Critics have also charged that the chancellor, Brady Deaton, sometimes did not follow the recommendations of the grievance panel. So, considering that and what some called the contentious nature of the existing system, which is itself a temporary pilot program approved by the Board of Curators, the faculty affairs committee of the Faculty Council went back to the drawing board.
"The biggest problem in my mind is the lack of oversight of the entire process and the implementation of the remedies at the end," said Tom Phillips, chairman of the Faculty Council. He said that as it currently stands, "the reality is, no one knows" whether the chancellor's remedy matches that recommended by the faculty because of privacy safeguards. Whether or not that was intended to keep them in the dark, he said, the new system will improve the process by allowing an observer throughout the hearing and making the results public. If the chancellor doesn't fully implement the chosen remedy, he added, the faculty can press for a reason.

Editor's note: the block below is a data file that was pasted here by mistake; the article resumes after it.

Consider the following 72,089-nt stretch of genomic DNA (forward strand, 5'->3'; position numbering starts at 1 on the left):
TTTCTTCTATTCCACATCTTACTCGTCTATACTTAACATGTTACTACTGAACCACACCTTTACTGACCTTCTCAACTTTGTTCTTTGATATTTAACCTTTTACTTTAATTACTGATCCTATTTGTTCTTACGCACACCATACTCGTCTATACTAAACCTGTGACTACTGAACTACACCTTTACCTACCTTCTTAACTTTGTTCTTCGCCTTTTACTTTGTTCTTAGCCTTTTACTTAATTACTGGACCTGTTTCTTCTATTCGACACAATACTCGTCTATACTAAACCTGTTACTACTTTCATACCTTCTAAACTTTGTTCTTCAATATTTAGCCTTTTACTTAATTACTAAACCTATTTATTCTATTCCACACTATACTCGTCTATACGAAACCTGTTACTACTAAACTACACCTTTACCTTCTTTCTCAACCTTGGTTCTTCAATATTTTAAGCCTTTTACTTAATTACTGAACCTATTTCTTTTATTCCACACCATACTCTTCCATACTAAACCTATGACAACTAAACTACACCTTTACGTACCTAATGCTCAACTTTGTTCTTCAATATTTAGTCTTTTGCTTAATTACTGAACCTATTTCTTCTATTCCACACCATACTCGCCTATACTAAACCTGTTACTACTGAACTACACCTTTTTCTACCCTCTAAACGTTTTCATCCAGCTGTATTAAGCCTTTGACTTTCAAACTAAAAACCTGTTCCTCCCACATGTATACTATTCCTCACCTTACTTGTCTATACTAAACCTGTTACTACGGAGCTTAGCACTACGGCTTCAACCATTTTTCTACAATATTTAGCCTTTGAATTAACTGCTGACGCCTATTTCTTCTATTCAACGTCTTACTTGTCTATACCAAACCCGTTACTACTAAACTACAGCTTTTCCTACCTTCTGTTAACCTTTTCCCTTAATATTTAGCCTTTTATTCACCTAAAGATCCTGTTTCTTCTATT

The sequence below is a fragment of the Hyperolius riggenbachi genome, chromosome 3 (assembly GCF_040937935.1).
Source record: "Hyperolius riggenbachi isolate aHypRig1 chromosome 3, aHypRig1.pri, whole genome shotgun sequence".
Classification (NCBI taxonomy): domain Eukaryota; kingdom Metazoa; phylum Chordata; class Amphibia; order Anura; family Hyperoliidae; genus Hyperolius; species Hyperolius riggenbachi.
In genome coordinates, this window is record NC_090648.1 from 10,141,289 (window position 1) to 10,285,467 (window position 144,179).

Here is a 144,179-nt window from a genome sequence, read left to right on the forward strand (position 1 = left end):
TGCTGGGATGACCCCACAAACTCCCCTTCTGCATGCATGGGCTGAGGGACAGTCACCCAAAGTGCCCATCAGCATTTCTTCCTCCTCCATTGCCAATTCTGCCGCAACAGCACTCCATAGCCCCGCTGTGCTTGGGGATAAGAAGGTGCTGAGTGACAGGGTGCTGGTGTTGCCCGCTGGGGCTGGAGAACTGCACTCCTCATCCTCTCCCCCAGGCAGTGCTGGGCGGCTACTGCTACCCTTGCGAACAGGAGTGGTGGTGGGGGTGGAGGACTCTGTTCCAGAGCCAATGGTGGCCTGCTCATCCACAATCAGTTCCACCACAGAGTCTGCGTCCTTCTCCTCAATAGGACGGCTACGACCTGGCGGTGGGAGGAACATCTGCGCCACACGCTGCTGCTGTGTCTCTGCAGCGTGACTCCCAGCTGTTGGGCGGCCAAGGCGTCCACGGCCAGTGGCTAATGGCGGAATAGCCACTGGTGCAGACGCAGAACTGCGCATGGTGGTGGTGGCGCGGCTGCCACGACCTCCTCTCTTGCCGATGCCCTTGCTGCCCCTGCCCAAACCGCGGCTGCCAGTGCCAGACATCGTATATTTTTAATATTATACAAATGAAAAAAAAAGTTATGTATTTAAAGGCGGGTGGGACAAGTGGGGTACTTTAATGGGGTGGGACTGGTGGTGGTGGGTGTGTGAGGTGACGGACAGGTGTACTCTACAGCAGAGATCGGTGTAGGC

"I think that will keep a lot of misconceptions and innuendo [at bay]," he said, since "people are saying things and no one really knows whether it's true or just a perception thing."
Ballots are already out to faculty, who will decide by the end of the month on the plan that was already approved by the Faculty Council. On Monday, at a faculty meeting on the subject, professors expressed their concerns about the plan, many of which echoed the AAUP's criticisms.
Many faculty "feel strongly that this should be a peer review" of violations of faculty rights, said Victoria Johnson, co-vice president of the university's AAUP chapter. Having an administrator be part of the whole process, she said, raised questions about perceived pressure on faculty as well as the fact that the resolution panels would be small -- some could "find those interpersonal dynamics to be a bit awkward."
"Some of the complaints ... have concerned issues of alleged retaliation by administrators for someone filing a hostile complaint, that kind of thing," she continued, and some faculty "might see the panel as already rigged, that is, an administrator is already there."